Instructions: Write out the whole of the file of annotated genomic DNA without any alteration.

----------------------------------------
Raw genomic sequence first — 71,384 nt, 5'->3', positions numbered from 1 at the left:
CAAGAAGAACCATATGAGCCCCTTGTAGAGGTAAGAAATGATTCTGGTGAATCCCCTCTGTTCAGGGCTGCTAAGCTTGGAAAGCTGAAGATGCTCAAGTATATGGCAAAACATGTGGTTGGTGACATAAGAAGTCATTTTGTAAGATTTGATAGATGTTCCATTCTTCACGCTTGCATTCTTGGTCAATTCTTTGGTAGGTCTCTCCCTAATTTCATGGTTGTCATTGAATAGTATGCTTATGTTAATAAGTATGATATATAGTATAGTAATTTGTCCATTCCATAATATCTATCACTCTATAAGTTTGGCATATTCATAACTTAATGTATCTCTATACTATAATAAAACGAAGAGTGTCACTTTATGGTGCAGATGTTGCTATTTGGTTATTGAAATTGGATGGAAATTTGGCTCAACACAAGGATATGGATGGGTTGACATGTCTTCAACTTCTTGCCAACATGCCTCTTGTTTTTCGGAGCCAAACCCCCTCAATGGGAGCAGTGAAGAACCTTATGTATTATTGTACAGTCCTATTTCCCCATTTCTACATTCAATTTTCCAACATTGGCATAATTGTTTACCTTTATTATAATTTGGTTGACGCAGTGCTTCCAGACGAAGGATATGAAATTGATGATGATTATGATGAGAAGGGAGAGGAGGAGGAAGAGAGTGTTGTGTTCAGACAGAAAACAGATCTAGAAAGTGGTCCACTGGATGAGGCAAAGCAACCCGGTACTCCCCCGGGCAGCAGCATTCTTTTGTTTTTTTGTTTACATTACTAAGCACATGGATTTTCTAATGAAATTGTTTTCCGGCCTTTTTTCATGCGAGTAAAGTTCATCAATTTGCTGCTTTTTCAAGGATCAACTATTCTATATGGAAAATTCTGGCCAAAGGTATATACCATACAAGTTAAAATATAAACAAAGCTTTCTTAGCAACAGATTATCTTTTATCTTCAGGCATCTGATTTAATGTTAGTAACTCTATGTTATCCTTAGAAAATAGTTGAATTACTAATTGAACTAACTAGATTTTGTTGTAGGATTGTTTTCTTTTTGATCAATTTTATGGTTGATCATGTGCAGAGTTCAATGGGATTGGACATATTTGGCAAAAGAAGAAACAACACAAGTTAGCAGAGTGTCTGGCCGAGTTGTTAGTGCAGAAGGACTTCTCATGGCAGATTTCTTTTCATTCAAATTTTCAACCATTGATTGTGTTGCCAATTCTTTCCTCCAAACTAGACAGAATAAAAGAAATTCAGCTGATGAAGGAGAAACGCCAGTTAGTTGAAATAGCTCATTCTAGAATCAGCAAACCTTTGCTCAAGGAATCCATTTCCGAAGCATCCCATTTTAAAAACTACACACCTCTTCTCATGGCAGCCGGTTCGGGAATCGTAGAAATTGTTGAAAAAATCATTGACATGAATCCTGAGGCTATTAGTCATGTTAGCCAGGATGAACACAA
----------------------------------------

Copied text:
Raw genomic sequence first — 71,384 nt, 5'->3', positions numbered from 1 at the left:
CAAGAAGAACCATATGAGCCCCTTGTAGAGGTAAGAAATGATTCTGGTGAATCCCCTCTGTTCAGGGCTGCTAAGCTTGGAAAGCTGAAGATGCTCAAGTATATGGCAAAACATGTGGTTGGTGACATAAGAAGTCATTTTGTAAGATTTGATAGATGTTCCATTCTTCACGCTTGCATTCTTGGTCAATTCTTTGGTAGGTCTCTCCCTAATTTCATGGTTGTCATTGAATAGTATGCTTATGTTAATAAGTATGATATATAGTATAGTAATTTGTCCATTCCATAATATCTATCACTCTATAAGTTTGGCATATTCATAACTTAATGTATCTCTATACTATAATAAAACGAAGAGTGTCACTTTATGGTGCAGATGTTGCTATTTGGTTATTGAAATTGGATGGAAATTTGGCTCAACACAAGGATATGGATGGGTTGACATGTCTTCAACTTCTTGCCAACATGCCTCTTGTTTTTCGGAGCCAAACCCCCTCAATGGGAGCAGTGAAGAACCTTATGTATTATTGTACAGTCCTATTTCCCCATTTCTACATTCAATTTTCCAACATTGGCATAATTGTTTACCTTTATTATAATTTGGTTGACGCAGTGCTTCCAGACGAAGGATATGAAATTGATGATGATTATGATGAGAAGGGAGAGGAGGAGGAAGAGAGTGTTGTGTTCAGACAGAAAACAGATCTAGAAAGTGGTCCACTGGATGAGGCAAAGCAACCCGGTACTCCCCCGGGCAGCAGCATTCTTTTGTTTTTTTGTTTACATTACTAAGCACATGGATTTTCTAATGAAATTGTTTTCCGGCCTTTTTTCATGCGAGTAAAGTTCATCAATTTGCTGCTTTTTCAAGGATCAACTATTCTATATGGAAAATTCTGGCCAAAGGTATATACCATACAAGTTAAAATATAAACAAAGCTTTCTTAGCAACAGATTATCTTTTATCTTCAGGCATCTGATTTAATGTTAGTAACTCTATGTTATCCTTAGAAAATAGTTGAATTACTAATTGAACTAACTAGATTTTGTTGTAGGATTGTTTTCTTTTTGATCAATTTTATGGTTGATCATGTGCAGAGTTCAATGGGATTGGACATATTTGGCAAAAGAAGAAACAACACAAGTTAGCAGAGTGTCTGGCCGAGTTGTTAGTGCAGAAGGACTTCTCATGGCAGATTTCTTTTCATTCAAATTTTCAACCATTGATTGTGTTGCCAATTCTTTCCTCCAAACTAGACAGAATAAAAGAAATTCAGCTGATGAAGGAGAAACGCCAGTTAGTTGAAATAGCTCATTCTAGAATCAGCAAACCTTTGCTCAAGGAATCCATTTCCGAAGCATCCCATTTTAAAAACTACACACCTCTTCTCATGGCAGCCGGTTCGGGAATCGTAGAAATTGTTGAAAAAATCATTGACATGAATCCTGAGGCTATTAGTCATGTTAGCCAGGATGAACACAA